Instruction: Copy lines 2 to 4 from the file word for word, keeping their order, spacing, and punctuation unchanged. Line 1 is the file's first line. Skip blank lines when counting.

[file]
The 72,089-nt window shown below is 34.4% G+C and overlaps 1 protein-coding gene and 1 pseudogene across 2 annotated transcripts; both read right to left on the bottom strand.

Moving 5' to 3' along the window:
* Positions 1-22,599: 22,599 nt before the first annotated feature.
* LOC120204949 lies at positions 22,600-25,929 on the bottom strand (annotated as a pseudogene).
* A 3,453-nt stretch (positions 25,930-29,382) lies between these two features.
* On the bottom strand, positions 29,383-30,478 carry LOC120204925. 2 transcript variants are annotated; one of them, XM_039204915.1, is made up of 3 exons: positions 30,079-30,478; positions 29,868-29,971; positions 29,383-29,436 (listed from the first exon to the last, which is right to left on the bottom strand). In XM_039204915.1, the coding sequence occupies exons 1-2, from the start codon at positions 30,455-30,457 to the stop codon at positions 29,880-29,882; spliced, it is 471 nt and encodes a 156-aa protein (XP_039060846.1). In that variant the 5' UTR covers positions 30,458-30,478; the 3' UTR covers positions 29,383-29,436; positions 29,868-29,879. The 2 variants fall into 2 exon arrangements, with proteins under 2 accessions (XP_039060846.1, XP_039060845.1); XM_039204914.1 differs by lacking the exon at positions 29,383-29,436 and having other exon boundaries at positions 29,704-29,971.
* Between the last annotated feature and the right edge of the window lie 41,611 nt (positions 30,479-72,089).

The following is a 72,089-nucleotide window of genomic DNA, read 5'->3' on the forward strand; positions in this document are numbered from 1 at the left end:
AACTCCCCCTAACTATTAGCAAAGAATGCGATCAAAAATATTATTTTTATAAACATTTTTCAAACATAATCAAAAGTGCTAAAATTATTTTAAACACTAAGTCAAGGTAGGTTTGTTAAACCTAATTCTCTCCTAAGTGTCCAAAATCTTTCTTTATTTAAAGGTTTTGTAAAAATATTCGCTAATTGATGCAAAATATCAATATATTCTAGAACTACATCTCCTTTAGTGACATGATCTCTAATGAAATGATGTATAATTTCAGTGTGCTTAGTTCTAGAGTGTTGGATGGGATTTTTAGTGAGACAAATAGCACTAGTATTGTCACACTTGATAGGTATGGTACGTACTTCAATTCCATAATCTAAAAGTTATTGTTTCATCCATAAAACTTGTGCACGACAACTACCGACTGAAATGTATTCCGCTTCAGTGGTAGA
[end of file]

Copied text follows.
Moving 5' to 3' along the window:
* Positions 1-22,599: 22,599 nt before the first annotated feature.
* LOC120204949 lies at positions 22,600-25,929 on the bottom strand (annotated as a pseudogene).